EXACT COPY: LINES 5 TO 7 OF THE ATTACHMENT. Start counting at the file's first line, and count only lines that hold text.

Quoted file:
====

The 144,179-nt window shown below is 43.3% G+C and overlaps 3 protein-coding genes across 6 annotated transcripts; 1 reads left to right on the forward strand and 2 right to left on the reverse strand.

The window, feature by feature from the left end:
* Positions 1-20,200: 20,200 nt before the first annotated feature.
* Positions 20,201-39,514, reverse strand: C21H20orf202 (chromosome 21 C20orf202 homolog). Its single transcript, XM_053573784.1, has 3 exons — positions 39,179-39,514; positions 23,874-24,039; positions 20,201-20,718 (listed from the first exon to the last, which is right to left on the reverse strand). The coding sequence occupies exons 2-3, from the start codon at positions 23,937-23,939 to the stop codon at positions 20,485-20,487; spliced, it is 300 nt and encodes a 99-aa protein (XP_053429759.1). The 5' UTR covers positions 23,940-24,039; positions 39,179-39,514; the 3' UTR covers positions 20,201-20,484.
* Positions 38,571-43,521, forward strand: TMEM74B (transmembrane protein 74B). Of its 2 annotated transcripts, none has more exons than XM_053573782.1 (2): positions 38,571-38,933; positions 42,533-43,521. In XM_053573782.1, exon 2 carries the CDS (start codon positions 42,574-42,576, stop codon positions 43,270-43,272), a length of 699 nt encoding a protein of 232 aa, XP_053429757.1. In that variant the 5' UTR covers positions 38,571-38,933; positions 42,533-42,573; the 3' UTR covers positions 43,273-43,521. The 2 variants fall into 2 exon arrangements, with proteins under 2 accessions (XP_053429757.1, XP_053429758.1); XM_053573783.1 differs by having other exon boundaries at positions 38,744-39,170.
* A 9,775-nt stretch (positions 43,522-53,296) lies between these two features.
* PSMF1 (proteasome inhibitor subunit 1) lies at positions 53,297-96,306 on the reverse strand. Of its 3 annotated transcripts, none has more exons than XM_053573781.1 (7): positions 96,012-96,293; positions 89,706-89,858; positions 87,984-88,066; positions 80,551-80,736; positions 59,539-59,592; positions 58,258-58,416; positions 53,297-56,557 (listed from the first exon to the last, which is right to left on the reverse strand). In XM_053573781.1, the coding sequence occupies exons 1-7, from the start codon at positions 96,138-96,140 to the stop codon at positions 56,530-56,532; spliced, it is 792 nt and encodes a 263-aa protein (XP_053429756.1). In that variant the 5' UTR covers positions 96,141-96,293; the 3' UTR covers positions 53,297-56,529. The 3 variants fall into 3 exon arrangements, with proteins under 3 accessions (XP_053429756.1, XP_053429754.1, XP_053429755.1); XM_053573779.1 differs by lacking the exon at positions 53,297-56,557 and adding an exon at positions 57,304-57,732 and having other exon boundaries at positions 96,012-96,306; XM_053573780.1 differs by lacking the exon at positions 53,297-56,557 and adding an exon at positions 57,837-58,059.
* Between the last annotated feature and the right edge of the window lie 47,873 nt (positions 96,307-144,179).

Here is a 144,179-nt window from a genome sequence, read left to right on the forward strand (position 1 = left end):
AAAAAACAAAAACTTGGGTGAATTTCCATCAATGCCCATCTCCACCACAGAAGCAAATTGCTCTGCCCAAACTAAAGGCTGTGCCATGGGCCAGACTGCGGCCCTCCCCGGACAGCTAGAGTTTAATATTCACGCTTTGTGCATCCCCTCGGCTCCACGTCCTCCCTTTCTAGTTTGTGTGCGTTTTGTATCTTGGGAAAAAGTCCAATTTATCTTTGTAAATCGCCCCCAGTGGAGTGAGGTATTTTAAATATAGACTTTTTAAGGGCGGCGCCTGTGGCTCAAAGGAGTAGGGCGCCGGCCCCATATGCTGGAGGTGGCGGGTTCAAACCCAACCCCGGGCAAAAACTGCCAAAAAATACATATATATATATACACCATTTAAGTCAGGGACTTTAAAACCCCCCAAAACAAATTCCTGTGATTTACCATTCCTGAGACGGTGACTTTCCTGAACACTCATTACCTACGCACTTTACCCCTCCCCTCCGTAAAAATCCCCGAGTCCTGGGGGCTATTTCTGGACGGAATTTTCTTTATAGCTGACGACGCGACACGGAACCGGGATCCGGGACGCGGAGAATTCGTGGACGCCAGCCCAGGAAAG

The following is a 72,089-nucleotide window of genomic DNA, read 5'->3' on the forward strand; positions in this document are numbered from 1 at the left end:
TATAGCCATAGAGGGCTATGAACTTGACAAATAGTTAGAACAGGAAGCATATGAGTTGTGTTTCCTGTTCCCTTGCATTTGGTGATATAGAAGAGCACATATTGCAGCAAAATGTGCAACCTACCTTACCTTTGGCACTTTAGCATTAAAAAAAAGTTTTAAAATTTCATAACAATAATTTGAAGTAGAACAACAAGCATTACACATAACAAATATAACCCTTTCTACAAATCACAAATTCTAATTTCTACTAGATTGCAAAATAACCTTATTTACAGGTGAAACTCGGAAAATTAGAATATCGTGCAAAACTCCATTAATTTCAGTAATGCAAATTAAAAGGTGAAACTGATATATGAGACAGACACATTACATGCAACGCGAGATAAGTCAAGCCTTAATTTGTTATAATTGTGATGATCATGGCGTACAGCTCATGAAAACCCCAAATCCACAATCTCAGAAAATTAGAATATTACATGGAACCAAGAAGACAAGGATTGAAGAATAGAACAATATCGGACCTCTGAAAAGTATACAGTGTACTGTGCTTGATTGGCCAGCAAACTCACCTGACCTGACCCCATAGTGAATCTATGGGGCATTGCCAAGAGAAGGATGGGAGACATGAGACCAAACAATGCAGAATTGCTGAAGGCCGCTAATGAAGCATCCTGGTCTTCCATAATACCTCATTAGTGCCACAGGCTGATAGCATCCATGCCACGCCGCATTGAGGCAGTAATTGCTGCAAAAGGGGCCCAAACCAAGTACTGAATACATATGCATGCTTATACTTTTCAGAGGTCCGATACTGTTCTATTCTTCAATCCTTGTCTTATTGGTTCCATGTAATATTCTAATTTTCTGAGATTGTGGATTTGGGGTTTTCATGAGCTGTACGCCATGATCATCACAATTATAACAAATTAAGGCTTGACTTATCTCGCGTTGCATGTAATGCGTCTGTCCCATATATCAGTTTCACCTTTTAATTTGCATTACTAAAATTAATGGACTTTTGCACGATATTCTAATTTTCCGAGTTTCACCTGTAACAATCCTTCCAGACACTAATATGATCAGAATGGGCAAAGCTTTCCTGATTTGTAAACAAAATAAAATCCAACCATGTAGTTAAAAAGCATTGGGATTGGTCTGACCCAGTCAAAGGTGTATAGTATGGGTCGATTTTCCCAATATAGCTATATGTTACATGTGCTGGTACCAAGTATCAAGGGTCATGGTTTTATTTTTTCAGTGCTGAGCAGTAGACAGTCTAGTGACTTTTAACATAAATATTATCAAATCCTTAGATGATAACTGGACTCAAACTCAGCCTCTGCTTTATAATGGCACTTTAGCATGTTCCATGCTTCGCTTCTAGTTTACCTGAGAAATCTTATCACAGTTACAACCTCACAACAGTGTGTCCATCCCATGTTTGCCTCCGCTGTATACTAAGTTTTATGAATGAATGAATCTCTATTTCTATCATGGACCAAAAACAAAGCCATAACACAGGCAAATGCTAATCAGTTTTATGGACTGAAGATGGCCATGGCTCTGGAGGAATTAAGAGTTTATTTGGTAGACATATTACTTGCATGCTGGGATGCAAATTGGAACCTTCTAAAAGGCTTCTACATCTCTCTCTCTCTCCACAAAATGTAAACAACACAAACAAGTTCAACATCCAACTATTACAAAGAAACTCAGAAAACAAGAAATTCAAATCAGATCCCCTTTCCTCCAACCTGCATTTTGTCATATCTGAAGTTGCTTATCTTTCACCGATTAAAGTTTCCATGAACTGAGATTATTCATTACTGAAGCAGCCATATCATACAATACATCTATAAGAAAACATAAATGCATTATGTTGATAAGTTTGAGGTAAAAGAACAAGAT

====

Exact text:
* Positions 38,571-43,521, forward strand: TMEM74B (transmembrane protein 74B). Of its 2 annotated transcripts, none has more exons than XM_053573782.1 (2): positions 38,571-38,933; positions 42,533-43,521. In XM_053573782.1, exon 2 carries the CDS (start codon positions 42,574-42,576, stop codon positions 43,270-43,272), a length of 699 nt encoding a protein of 232 aa, XP_053429757.1. In that variant the 5' UTR covers positions 38,571-38,933; positions 42,533-42,573; the 3' UTR covers positions 43,273-43,521. The 2 variants fall into 2 exon arrangements, with proteins under 2 accessions (XP_053429757.1, XP_053429758.1); XM_053573783.1 differs by having other exon boundaries at positions 38,744-39,170.
* A 9,775-nt stretch (positions 43,522-53,296) lies between these two features.
* PSMF1 (proteasome inhibitor subunit 1) lies at positions 53,297-96,306 on the reverse strand. Of its 3 annotated transcripts, none has more exons than XM_053573781.1 (7): positions 96,012-96,293; positions 89,706-89,858; positions 87,984-88,066; positions 80,551-80,736; positions 59,539-59,592; positions 58,258-58,416; positions 53,297-56,557 (listed from the first exon to the last, which is right to left on the reverse strand). In XM_053573781.1, the coding sequence occupies exons 1-7, from the start codon at positions 96,138-96,140 to the stop codon at positions 56,530-56,532; spliced, it is 792 nt and encodes a 263-aa protein (XP_053429756.1). In that variant the 5' UTR covers positions 96,141-96,293; the 3' UTR covers positions 53,297-56,529. The 3 variants fall into 3 exon arrangements, with proteins under 3 accessions (XP_053429756.1, XP_053429754.1, XP_053429755.1); XM_053573779.1 differs by lacking the exon at positions 53,297-56,557 and adding an exon at positions 57,304-57,732 and having other exon boundaries at positions 96,012-96,306; XM_053573780.1 differs by lacking the exon at positions 53,297-56,557 and adding an exon at positions 57,837-58,059.